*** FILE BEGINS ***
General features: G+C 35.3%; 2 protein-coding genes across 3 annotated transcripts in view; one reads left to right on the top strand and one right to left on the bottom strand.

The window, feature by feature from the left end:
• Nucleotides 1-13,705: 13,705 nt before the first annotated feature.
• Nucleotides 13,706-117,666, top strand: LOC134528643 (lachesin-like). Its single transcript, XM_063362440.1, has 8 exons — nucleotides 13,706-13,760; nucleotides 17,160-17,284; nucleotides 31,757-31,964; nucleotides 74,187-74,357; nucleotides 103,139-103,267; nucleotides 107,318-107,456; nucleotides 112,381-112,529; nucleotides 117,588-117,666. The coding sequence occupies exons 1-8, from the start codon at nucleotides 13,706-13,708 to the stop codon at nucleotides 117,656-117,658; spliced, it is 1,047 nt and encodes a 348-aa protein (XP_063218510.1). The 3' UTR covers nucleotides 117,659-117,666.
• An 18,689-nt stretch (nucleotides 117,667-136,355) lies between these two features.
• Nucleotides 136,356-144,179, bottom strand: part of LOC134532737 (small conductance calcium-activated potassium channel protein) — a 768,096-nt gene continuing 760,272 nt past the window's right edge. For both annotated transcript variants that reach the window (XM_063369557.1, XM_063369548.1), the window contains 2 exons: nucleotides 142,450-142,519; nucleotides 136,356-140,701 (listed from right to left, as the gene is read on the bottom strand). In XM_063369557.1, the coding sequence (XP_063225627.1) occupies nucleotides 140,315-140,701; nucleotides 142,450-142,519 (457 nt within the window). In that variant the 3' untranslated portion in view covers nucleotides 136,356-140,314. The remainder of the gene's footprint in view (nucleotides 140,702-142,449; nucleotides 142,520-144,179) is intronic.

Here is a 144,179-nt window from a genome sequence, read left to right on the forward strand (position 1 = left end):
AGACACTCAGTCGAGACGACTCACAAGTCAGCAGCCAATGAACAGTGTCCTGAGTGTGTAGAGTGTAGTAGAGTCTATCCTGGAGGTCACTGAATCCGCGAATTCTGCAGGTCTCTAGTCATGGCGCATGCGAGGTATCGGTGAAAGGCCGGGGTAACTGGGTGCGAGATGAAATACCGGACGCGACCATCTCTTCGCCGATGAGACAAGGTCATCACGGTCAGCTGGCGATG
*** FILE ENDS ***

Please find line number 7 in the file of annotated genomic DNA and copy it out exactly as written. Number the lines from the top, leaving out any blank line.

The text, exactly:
Here is a 144,179-nt window from a genome sequence, read left to right on the forward strand (position 1 = left end):